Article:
Czech, French, German and local media on Berlusconi's conviction

Article published on Aug. 2, 2013
Article published on Aug. 2, 2013

Italy's highest court convicted Silvio Berlusconi of tax fraud on Thursday. After dozens of trials, this is the first definitive conviction for Italy's ex-prime minister. The judiciary is finally putting paid to Berlusconism, some commentators write delightedly. Others are dismayed that Berlusconi could not be stopped by political means 

‘Verdict spells end of illiberal and un-western views of conservatives’ - La Repubblica, Italy

The myth of super-entrepreneur Silvio Berlusconi has finally been shattered, the left-liberal daily La Repubblica writes: ‘The verdict is final, the crime has been proven. The whole world now knows that Berlusconi cheated on the tax authorities, his company, its shareholders and the market to build up a illegal money reserve abroad which he then used to manipulate another market: the extremely precarious political market. Nothing is left of the Titanic myth nurtured by populist surges and economic abnormalities. But above all the court's verdict spells the end of the illiberal and un-western views of the conservatives, who see politics as a territory for abuse and violations legitimised by a charismatic leader who by definition is so 'innocent' that he escapes all the controls of legitimacy and legality’ (Ezio Mauro) 

Read more from La Repubblica

‘Berlusconi a player who couldn't care less about reasons of state’ - Die Welt, Germany

After several trials that came to nothing, Silvio Berlusconi has been convicted without further appeal for the first time. The judiciary has finally stood up to the former prime minister, but the fact that he remains a political force is a burden on all Europe, the conservative daily Die Welt complains: 'Berlusconi is Berlusconi: a player who couldn't care less about reasons of state. However there is a left opposition party in Italy. The 'democratic party' which is up in arms against Berlusconi with the support of practically all the country's intellectuals. Loud, but unsuccessful. This is Italy's real plight. What sort of country is incapable of getting rid of an egomaniac dazzler like Berlusconi politically (not legally) though it's on the brink of disaster? In Italy, where in 1957 the foundations were laid for a united Europe, Europe's future now hangs in the balance. European integration is a blessing, but it can also be a curse. Italy has long been at pains to prove the latter’ (Thomas Schmid) 

Read 'Berlusconi verurteilt – aber alle Fragen offen' on Die Welt

‘Spectre of instability returning’ - Hospodářské noviny, Czech Republic

As noteworthy as it is that the Italian judiciary brought a verdict of guilty against the most powerful man in the country, the political and economic repercussions of the verdict don't bear thinking about, the liberal business daily Hospodářské noviny points out: 'The man who has been convicted is the boss of one of the two major parties - which are ruling the country together right now. Italy will have to see if it can absorb the political and perhaps economic consequences of the verdict or whether the voters must be called to the ballot again. There were dozens of elections in Italy after the war, so they're nothing special - if it wasn't for the memories of the past year. The continent's fourth largest economy was threatened by the eurozone's financial and debt crisis at the time. So the verdict from Rome also conjures up the spectre of the instability returning’ (Adam Černý)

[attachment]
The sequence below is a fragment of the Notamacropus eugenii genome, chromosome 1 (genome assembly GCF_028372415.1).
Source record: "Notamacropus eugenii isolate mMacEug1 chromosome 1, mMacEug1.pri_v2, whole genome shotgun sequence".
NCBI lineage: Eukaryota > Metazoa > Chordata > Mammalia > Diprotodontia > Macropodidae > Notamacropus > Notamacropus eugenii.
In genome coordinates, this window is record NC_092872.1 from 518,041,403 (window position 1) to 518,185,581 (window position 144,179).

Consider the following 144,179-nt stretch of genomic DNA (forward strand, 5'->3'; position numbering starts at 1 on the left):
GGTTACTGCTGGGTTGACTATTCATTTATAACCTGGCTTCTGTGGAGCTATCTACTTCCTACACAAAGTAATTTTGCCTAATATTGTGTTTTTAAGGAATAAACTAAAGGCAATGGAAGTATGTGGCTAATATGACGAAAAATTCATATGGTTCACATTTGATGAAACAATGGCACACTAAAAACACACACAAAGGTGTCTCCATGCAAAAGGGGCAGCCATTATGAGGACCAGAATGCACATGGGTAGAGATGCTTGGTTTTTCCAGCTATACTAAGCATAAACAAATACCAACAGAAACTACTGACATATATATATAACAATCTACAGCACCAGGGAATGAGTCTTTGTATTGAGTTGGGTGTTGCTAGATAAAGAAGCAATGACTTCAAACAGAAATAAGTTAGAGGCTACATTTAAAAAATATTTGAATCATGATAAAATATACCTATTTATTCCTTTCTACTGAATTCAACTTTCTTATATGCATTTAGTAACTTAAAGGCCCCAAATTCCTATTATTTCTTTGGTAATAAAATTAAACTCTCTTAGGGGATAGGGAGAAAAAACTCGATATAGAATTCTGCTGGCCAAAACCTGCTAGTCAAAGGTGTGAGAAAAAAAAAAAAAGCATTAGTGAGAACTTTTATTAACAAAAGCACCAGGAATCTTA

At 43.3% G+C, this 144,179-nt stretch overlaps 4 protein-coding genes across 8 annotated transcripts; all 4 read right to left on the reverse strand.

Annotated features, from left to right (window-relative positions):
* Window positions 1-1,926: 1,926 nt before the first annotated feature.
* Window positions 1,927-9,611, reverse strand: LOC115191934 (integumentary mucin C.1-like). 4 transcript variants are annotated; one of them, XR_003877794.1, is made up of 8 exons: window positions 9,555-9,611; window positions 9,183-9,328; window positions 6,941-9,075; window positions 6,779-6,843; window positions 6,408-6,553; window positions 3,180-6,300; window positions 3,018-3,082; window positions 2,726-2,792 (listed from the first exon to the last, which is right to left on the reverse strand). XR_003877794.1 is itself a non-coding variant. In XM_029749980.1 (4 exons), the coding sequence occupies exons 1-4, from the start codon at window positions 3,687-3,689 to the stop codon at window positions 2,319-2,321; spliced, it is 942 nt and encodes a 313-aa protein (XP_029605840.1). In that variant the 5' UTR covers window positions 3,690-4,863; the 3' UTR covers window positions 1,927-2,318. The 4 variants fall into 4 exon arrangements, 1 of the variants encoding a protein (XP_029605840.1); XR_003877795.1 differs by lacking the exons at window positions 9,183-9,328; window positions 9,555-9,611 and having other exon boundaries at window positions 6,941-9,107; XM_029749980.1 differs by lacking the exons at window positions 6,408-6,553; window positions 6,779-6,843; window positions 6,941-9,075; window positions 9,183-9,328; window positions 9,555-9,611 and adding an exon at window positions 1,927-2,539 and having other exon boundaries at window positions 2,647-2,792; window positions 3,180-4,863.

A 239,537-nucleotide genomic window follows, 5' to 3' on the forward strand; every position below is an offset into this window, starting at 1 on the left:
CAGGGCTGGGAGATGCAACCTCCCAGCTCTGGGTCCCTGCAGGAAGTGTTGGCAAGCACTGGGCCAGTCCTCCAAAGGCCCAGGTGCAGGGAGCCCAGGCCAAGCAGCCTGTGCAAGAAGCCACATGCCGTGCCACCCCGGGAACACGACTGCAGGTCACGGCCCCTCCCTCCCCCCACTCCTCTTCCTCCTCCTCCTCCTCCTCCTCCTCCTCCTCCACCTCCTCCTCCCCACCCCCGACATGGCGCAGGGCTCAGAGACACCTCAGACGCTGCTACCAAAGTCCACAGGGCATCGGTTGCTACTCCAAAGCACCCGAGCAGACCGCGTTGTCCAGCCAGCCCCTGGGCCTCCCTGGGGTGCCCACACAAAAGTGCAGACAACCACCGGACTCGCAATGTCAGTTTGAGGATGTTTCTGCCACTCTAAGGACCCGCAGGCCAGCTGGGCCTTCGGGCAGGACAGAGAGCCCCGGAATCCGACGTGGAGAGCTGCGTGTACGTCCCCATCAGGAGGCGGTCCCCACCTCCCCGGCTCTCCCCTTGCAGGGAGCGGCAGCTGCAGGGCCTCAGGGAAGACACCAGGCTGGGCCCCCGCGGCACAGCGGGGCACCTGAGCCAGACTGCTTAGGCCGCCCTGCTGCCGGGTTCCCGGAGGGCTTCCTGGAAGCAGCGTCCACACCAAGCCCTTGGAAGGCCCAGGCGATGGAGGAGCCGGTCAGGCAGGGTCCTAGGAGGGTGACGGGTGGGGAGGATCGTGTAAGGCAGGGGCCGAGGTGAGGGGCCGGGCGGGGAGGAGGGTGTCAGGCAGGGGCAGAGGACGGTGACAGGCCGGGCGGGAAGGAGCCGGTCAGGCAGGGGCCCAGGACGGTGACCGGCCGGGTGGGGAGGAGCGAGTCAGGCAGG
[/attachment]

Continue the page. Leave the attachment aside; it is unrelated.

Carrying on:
Read more from Hospodářské noviny

‘The man is a phenomenon’ - Le Figaro, France

Berlusconi has hitherto been immune to criticism but for the first time he has been forced to take a real beating, the conservative daily Le Figaro observes: 'A setback, a defeat. Until now he had managed to escape the claws of justice. Whether you like it or not, the man is a phenomenon, as you would say about an athlete. He remains popular in his own country, although his star has waned somewhat in recent years. Neither his wild parties nor his escapades in bed have put his legitimacy in question. Regular criticism from his European partners, above all German chancellor Angela Merkel, hasn't done anything to lessen his credibility at home. The results of his term in office are nevertheless modest. But you have to admit: no one else can do the job any better in the chaos on the other side of the Alps’ (Yves Thréard) 

Read more from Le Figaro

28 countries, 300 medias, 1 press review on cafebabel.com exclusively courtesy of the euro|topics team